1. Please take 30 seconds to register your free account to remove most ads, post topics, make friends, earn reward points at our store, and more!  

Adding a compressor for the first time...

Discussion in 'Effects [BG]' started by (hed)-less, Nov 13, 2006.

  1. I've just bought my first compressor, I went for an Alesis 3630 as I figure If I want something better later on I always can replace it...

    Anyway, my bass head already includes a compressor nob on it - but despite this I felt I wanted an outboard one for more control and also because I wanted a gate too. The head I have is a SWR 4004. The compressor built in is only a single nob. I was wondering, is it over kill to have both the Alesis and the SWR heads compressor running both at the same time? Or is it a matter of preference?

    Should I have the Alesis set up connected to my effects loop? And if so should I blend it like any other effect or have it completely turned up - or is this again preference?

    It says in the manuel for the compressor on my head that it is there to prevent pre amp clipping and damaging the head. Does this mean it is there purely in that capacity and I should leave it on even when my Alesis working? Or is two compressors working simultaneously bad? Could the Alesis perform the same task of protecting the head from damage?

    Cheers in advance to any one who offers me help :) :bassist:
  2. bongomania

    bongomania Supporting Member Commercial User

    Oct 17, 2005
    PDX, OR
    owner, OVNIFX and OVNILabs
    It's mostly a matter of preference. There are positive and negative aspects of using two comps in series, so it's basically up to you (and your bandmates/sound person/etc.) to find the settings that work/sound best for you. The Alesis CAN be set as a limiter (good for speaker protection), so it pretty much makes the one on your SWR redundant. But no harm will result. The worst-case results would be your sound and dynamics could sound artificial and flat, with extra noise.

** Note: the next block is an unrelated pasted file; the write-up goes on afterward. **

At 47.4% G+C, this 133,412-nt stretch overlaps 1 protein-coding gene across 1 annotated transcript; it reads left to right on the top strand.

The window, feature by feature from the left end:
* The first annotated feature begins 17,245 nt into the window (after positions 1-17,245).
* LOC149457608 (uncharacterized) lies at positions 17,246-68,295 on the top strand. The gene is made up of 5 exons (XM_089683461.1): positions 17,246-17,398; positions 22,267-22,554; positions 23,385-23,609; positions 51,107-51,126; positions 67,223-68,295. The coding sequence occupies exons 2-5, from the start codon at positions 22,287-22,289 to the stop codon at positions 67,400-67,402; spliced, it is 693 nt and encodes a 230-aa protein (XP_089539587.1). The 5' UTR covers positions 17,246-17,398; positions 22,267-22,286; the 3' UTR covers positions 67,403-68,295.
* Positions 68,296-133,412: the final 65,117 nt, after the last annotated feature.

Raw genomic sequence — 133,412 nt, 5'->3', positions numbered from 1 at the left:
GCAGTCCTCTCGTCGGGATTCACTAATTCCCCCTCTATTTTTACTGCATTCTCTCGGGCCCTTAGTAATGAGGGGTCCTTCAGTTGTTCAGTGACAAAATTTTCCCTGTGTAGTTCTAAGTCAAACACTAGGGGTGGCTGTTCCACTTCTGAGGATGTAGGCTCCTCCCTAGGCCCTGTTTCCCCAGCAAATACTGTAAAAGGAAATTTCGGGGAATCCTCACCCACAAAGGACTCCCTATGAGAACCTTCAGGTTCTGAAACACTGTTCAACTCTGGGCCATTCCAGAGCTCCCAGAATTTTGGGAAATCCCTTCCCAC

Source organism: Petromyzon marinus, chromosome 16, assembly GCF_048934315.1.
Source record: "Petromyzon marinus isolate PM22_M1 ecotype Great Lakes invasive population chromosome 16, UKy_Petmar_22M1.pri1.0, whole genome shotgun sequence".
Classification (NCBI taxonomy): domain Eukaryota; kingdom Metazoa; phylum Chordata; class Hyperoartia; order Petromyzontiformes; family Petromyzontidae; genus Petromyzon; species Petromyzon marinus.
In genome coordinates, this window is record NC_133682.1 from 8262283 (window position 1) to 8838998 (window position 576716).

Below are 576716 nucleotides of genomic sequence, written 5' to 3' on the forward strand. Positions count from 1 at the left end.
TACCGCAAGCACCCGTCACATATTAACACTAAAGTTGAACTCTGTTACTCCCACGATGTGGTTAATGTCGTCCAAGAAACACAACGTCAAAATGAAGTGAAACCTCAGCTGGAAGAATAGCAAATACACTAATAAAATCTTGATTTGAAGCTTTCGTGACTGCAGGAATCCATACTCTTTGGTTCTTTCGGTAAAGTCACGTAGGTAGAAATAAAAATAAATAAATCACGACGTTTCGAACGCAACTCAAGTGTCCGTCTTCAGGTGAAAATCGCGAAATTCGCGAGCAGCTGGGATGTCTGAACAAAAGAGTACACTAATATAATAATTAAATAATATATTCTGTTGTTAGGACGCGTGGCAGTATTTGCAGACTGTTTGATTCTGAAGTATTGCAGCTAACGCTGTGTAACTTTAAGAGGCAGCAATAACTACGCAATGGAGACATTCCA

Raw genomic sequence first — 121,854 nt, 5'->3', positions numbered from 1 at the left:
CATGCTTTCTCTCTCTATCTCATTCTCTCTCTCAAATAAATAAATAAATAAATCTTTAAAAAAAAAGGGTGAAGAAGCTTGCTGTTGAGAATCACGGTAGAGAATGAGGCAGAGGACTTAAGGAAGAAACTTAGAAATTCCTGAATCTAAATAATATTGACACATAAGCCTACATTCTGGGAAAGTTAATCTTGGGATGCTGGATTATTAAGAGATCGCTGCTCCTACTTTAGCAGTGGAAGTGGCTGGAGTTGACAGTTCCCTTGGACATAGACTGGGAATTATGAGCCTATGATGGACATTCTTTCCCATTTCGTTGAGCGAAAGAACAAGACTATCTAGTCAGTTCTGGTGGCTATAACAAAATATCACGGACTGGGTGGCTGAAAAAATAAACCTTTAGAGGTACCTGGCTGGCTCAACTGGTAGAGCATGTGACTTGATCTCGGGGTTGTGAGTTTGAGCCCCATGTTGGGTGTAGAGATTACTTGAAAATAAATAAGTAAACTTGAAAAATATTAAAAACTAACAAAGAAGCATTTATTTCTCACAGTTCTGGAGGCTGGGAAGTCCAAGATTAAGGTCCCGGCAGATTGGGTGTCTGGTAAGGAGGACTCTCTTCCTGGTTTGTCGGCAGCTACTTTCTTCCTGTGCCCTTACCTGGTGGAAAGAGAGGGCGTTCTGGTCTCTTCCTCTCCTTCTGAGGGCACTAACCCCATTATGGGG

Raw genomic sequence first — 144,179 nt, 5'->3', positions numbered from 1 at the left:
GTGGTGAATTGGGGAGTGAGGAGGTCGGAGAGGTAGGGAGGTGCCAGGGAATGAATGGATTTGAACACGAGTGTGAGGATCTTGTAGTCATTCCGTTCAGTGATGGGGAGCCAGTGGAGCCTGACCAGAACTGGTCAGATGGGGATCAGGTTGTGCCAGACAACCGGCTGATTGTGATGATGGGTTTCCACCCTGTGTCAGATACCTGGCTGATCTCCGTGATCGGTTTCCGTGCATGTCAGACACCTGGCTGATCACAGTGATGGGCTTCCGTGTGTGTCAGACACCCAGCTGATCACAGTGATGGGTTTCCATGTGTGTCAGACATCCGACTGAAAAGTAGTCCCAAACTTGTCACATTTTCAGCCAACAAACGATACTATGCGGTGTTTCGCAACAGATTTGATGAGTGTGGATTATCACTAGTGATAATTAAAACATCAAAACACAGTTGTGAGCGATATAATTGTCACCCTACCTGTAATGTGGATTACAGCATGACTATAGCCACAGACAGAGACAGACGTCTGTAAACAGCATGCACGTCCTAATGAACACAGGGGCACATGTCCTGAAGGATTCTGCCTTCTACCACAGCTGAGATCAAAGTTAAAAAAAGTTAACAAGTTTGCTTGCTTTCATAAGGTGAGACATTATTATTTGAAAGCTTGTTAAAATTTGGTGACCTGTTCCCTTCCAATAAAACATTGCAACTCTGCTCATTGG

3. ah i understand, so i suppose just experiment with both and see if i actually in fact need them both? so I can happily use just the alesis and not worry about damage to the head? good to know :D

    only thing I am not sure about now is - do I put the alesis in the effects loop - or before the head, between the bass and the amps input?
  4. NKUSigEp


    Jun 6, 2006
    Bright, IN
    I've owned 2 WM4004's and have done quite a bit of research trying to find what sounded best. The head is actually equipped with a limiter, not a compressor. It will help protect your speakers but my guess is that you're not running everything fully clockwise. IMO, the limiter didn't sound too great and actually made my tone muddy when it was working, so it stayed off the whole time.

    So I opted for an outboard compressor myself (Behringer Autocom). The compressor sounded MUCH better and brought out a lot of punch and clarity that wasn't there before. With the autocom, I just followed some of the guidelines in the manual and turned the output up a bit to give the power amp section more to work with. I played rock & metal and on the amp, had my settings at:
    Gain - about 3/4 of the way up
    Aural Enahncer - a little more than half
    bass - 3/4 of the way up
    lo mid - just a little above the bass
    mid - about 1/4 below 0
    hi mid - a little above the mid
    treble - about 1/4 above 0
    add volume to taste

    With the compressor in the FX loop, you'll want to set the threshold and gates to light up when you're just barely hitting the string, then set attack really low, release at around .5 seconds, and comp (or rate) at around 4:1.

    This worked pretty well for me. And as with every piece of music equipment, it's all subjective. Play around with it and find what sounds best for your ears.

    I spent 7 years trying to find more "growl" and punch and then figured out one day that it's not really the bass, it's not really the amp or overdrive or whatever else even though these all have an effect on it. But it's mainly in the EQ-ing. If you want to bring out more "growl" and punch in your bass, raise the lower mid frequencies between 200Hz to about 450Hz (ballpark figures).

    Hope this helps!
  5. wow...that was incredibly helpful! especially as you also own the same head so you were able to give examples of settings that worked for you...thanks so much!

Share This Page

  1. This site uses cookies to help personalise content, tailor your experience and to keep you logged in if you register.
    By continuing to use this site, you are consenting to our use of cookies.